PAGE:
“The Jukebox Series” focused on the 80 records that currently inhabit my 1963 Seeburg LPC1 jukebox. I’ve had my jukebox (or as I like to call it “the prehistoric iPod”) for a little over twelve years and in that time I’d like to think that I’ve perfected the mix of 45s within. Over the years, records have come and gone out of the ranks of the juke, but they were all at one time juke-worthy. I’ve decided to expand “The Jukebox Series” to include many of the “juke-worthy” records that are no longer currently in the mix, but at one time inhabited a coveted slot.

Most people remember Lou Rawls for his silky-smooth vocal delivery and his disco era hit “You’ll Never Find Another Love Like Mine,” but by the time he had that hit in 1976, Rawls had already been recording albums, and yes many hits, for 14 years.

Chicago-born Rawls got his start by replacing Sam Cooke in the Gospel group, The Highway QC’s. After a stint in the Army, Rawls joined another Gospel group called Pilgrim Travelers. While on the road with Sam Cooke and The Travelers, Rawls was in a serious car accident that left him pronounced dead at the scene of the accident. He was revived but was in a coma for five days before regaining consciousness. After he recuperated, Rawls began doing session work, most notably singing background vocals on Sam Cooke’s “Bring It On Home To Me.”

He was signed to Capitol Records by staff producer Nick Venet (The Beach Boys, The Kingston Trio, Nat King Cole, Glen Campbell) and recorded his first album, Stormy Monday, for the label in 1962 backed by the Les McCann Trio. The Les McCann Trio was a stalwart of the Sunset Strip jazz clubs and was also signed by Nick Venet to Pacific Jazz Records. Their lineup included McCann on piano, Leroy Vinnegar on bass and Ron Jefferson on drums. Rawls’ early albums featured a mix of jazz and blues standards, but it wasn’t until Rawls cut a proper soul album in 1966 that his star began to rise in the industry.

That album was called Soulin’ and it featured the top side of today’s double-sided reissue jukebox single, Rawls’ first top forty hit “Love Is A Hurtin’ Thing,” which climbed to #13 on the pop charts, while topping the R&B charts in 1966. The song was written by Ben Raleigh and Dave Linden, and covered by several artists including The Temptations and Big Maybelle.

The flip of today’s single was one of Rawls’ patented soul monologue hits called “Dead End Street” which painted a bleak picture of Chicago ghetto life circa 1967. The song was originally on Rawls’ David Axelrod-produced 1967 album called Too Much.

The monologue or spoken recitation hit was not a new idea when Rawls brought it to the soul charts. Country artists had been doing spoken word records for years, whether by Hank Williams under the guise of Luke The Drifter, or songs like T. Texas Tyler’s “Deck Of Cards,” Jimmy Dean’s “Big Bad John,” Red Sovine’s “Phantom 49” and later on with songs like Johnny Cash’s “A Boy Named Sue,” Charlie Daniels Band’s “Uneasy Rider” and C.W. McCall’s “Convoy.”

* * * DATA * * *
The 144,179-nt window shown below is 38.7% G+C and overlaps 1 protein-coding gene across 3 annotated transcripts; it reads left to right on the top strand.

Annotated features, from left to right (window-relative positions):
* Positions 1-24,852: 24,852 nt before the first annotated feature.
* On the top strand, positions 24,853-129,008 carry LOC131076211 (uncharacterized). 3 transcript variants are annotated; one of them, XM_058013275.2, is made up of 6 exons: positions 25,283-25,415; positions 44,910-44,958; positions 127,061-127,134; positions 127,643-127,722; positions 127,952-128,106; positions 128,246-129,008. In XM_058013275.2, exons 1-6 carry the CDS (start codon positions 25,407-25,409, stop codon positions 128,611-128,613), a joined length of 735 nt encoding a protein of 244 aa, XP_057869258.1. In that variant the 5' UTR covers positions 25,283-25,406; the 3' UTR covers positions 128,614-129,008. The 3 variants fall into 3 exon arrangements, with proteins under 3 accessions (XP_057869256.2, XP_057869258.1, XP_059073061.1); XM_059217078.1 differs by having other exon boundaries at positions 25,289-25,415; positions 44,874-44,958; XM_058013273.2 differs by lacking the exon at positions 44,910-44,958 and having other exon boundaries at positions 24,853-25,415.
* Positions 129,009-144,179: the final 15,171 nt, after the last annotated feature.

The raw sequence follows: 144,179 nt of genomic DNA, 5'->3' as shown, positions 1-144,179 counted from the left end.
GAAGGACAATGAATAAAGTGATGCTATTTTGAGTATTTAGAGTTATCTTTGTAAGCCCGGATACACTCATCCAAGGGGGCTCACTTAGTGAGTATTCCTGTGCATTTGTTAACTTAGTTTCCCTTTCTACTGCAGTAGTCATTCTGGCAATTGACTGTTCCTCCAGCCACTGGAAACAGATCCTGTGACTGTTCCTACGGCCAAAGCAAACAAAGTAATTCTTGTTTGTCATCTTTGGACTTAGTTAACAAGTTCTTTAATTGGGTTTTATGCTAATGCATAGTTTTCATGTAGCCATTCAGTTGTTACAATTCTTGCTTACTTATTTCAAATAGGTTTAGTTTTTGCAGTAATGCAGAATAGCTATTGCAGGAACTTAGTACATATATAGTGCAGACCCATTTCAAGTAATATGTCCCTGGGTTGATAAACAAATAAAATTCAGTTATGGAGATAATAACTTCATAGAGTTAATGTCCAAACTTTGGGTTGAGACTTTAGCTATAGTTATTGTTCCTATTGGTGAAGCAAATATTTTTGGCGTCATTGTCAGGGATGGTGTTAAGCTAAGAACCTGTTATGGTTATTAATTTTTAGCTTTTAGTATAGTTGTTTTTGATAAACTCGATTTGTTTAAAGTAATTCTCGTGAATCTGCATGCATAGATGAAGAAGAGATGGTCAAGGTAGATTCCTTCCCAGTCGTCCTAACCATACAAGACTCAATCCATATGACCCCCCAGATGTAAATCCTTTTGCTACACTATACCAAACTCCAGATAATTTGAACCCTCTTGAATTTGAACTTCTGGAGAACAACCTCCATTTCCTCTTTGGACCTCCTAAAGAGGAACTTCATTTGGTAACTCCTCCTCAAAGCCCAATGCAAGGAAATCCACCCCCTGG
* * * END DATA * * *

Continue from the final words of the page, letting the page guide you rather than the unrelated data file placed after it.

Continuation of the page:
The difference between these songs and Rawls’ take on the spoken hit is far more organic since Rawls’ recordings began as unprepared monologues that sprang up during concert recordings or recording sessions that in essence worked to set the songs up before launching into them properly.

Rawls: “I was working in little joints where the stage would be behind the bar. So you were standing right over the cash register and the crushed ice machine. You’d be swinging and the waitress would yell, ‘I want 12 beers and four martinis!’ And then the dude would put the ice in the crusher. There had to be a way to get the attention of the people. So instead of just starting in singing, I would just start in talking the song.” (http://www.lourawls.com/rawlsbio.html)

Rawls’ “Dead End Street” climbed to the #3 Position on the R&B charts (and #29 pop) and won him a Grammy for Best R&B Vocal Performance in 1967. While the single was on the charts, Rawls performed at The Monterey Pop festival alongside such luminaries as Otis Redding, Jimi Hendrix, Simon & Garfunkel, The Grateful Dead and Jimi Hendrix.

He continued to record for Capitol scoring hits like “Tobacco Road” and “Your Good Thing (Is About To End),” plus many others. He also opened for The Beatles on their 1966 tour in Cincinnati. In total, Rawls recorded over twenty albums for the label before signing with MGM in 1970.

While he only recorded three albums for MGM, he did score his Grammy-winning hit “Natural Man” for the label. He signed to Kenneth Gamble and Leon Huff’s Philadelphia International Records label in 1976, where he had his greatest successes releasing million-selling albums and the hits “You’ll Never Find Another Love Like Mine,” “Lady Love,” “Let Me Be Good To You,” and “See You When I Git There.” Rawls died of cancer in 2006 and left behind a legacy of gritty blues and silky soul recordings.

Edited: February 26th, 2014

Song Of The Day by Eric Berman – The Jukebox Series #82 – Reunion: “Life Is A Rock (But The Radio Rolled Me)” b/w “Are You Ready To Believe”– RCA PB-10056

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Song Of The Day by Eric Berman – The Jukebox Series #82 – Reunion: “Life Is A Rock (But The Radio Rolled Me)” b/w “Are You Ready To Believe”– RCA PB-10056